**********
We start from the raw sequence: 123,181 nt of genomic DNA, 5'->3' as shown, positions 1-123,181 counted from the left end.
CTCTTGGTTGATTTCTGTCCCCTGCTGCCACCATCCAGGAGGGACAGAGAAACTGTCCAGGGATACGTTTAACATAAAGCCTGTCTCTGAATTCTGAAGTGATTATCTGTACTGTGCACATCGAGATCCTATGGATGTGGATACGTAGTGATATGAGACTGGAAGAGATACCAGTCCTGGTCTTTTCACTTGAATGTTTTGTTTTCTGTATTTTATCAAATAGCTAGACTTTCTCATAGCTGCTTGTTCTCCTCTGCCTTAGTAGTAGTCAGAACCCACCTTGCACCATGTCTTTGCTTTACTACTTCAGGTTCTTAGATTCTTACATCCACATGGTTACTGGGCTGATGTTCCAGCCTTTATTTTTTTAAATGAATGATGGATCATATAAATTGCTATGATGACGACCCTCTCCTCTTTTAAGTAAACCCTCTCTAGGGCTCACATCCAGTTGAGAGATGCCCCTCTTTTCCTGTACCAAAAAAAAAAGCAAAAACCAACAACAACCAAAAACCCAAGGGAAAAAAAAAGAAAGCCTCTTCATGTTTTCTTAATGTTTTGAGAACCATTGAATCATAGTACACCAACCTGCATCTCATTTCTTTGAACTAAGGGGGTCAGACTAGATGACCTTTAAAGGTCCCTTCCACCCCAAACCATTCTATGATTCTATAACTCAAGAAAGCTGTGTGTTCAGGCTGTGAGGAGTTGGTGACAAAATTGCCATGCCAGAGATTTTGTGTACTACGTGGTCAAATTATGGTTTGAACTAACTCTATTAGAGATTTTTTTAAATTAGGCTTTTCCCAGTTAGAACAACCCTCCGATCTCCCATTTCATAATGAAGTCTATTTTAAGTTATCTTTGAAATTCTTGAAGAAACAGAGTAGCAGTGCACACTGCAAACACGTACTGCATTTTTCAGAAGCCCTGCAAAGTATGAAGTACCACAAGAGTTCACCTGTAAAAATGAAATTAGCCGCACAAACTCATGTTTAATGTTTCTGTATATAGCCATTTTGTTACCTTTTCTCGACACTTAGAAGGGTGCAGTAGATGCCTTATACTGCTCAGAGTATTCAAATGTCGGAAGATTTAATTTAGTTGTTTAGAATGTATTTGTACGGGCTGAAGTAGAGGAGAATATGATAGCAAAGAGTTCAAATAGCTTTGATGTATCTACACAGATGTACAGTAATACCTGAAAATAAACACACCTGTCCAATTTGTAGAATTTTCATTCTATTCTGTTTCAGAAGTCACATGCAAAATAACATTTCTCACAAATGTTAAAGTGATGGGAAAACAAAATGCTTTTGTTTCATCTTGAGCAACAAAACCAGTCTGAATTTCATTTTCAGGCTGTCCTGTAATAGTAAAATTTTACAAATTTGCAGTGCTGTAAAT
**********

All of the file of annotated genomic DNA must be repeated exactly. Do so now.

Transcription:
We start from the raw sequence: 123,181 nt of genomic DNA, 5'->3' as shown, positions 1-123,181 counted from the left end.
CTCTTGGTTGATTTCTGTCCCCTGCTGCCACCATCCAGGAGGGACAGAGAAACTGTCCAGGGATACGTTTAACATAAAGCCTGTCTCTGAATTCTGAAGTGATTATCTGTACTGTGCACATCGAGATCCTATGGATGTGGATACGTAGTGATATGAGACTGGAAGAGATACCAGTCCTGGTCTTTTCACTTGAATGTTTTGTTTTCTGTATTTTATCAAATAGCTAGACTTTCTCATAGCTGCTTGTTCTCCTCTGCCTTAGTAGTAGTCAGAACCCACCTTGCACCATGTCTTTGCTTTACTACTTCAGGTTCTTAGATTCTTACATCCACATGGTTACTGGGCTGATGTTCCAGCCTTTATTTTTTTAAATGAATGATGGATCATATAAATTGCTATGATGACGACCCTCTCCTCTTTTAAGTAAACCCTCTCTAGGGCTCACATCCAGTTGAGAGATGCCCCTCTTTTCCTGTACCAAAAAAAAAAGCAAAAACCAACAACAACCAAAAACCCAAGGGAAAAAAAAAGAAAGCCTCTTCATGTTTTCTTAATGTTTTGAGAACCATTGAATCATAGTACACCAACCTGCATCTCATTTCTTTGAACTAAGGGGGTCAGACTAGATGACCTTTAAAGGTCCCTTCCACCCCAAACCATTCTATGATTCTATAACTCAAGAAAGCTGTGTGTTCAGGCTGTGAGGAGTTGGTGACAAAATTGCCATGCCAGAGATTTTGTGTACTACGTGGTCAAATTATGGTTTGAACTAACTCTATTAGAGATTTTTTTAAATTAGGCTTTTCCCAGTTAGAACAACCCTCCGATCTCCCATTTCATAATGAAGTCTATTTTAAGTTATCTTTGAAATTCTTGAAGAAACAGAGTAGCAGTGCACACTGCAAACACGTACTGCATTTTTCAGAAGCCCTGCAAAGTATGAAGTACCACAAGAGTTCACCTGTAAAAATGAAATTAGCCGCACAAACTCATGTTTAATGTTTCTGTATATAGCCATTTTGTTACCTTTTCTCGACACTTAGAAGGGTGCAGTAGATGCCTTATACTGCTCAGAGTATTCAAATGTCGGAAGATTTAATTTAGTTGTTTAGAATGTATTTGTACGGGCTGAAGTAGAGGAGAATATGATAGCAAAGAGTTCAAATAGCTTTGATGTATCTACACAGATGTACAGTAATACCTGAAAATAAACACACCTGTCCAATTTGTAGAATTTTCATTCTATTCTGTTTCAGAAGTCACATGCAAAATAACATTTCTCACAAATGTTAAAGTGATGGGAAAACAAAATGCTTTTGTTTCATCTTGAGCAACAAAACCAGTCTGAATTTCATTTTCAGGCTGTCCTGTAATAGTAAAATTTTACAAATTTGCAGTGCTGTAAAT